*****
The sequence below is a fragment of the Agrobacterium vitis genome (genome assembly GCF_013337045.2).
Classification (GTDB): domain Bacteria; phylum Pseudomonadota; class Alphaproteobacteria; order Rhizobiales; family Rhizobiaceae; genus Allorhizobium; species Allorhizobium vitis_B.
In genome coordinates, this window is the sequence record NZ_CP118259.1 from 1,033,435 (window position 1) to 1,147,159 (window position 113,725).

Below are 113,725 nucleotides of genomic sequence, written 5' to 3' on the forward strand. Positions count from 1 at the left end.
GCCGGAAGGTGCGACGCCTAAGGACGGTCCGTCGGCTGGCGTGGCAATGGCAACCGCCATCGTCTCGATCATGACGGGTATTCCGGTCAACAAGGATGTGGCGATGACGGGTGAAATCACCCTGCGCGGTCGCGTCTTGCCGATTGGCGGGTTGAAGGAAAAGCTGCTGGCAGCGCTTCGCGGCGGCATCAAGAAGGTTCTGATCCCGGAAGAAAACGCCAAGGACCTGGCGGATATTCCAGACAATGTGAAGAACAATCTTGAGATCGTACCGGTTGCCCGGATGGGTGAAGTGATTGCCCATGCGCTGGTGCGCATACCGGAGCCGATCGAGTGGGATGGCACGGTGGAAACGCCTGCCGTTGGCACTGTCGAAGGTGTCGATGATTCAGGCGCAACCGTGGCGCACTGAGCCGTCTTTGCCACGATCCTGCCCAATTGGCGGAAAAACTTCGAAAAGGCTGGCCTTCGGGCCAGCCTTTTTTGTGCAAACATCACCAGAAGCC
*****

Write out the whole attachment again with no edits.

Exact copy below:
The sequence below is a fragment of the Agrobacterium vitis genome (genome assembly GCF_013337045.2).
Classification (GTDB): domain Bacteria; phylum Pseudomonadota; class Alphaproteobacteria; order Rhizobiales; family Rhizobiaceae; genus Allorhizobium; species Allorhizobium vitis_B.
In genome coordinates, this window is the sequence record NZ_CP118259.1 from 1,033,435 (window position 1) to 1,147,159 (window position 113,725).

Below are 113,725 nucleotides of genomic sequence, written 5' to 3' on the forward strand. Positions count from 1 at the left end.
GCCGGAAGGTGCGACGCCTAAGGACGGTCCGTCGGCTGGCGTGGCAATGGCAACCGCCATCGTCTCGATCATGACGGGTATTCCGGTCAACAAGGATGTGGCGATGACGGGTGAAATCACCCTGCGCGGTCGCGTCTTGCCGATTGGCGGGTTGAAGGAAAAGCTGCTGGCAGCGCTTCGCGGCGGCATCAAGAAGGTTCTGATCCCGGAAGAAAACGCCAAGGACCTGGCGGATATTCCAGACAATGTGAAGAACAATCTTGAGATCGTACCGGTTGCCCGGATGGGTGAAGTGATTGCCCATGCGCTGGTGCGCATACCGGAGCCGATCGAGTGGGATGGCACGGTGGAAACGCCTGCCGTTGGCACTGTCGAAGGTGTCGATGATTCAGGCGCAACCGTGGCGCACTGAGCCGTCTTTGCCACGATCCTGCCCAATTGGCGGAAAAACTTCGAAAAGGCTGGCCTTCGGGCCAGCCTTTTTTGTGCAAACATCACCAGAAGCC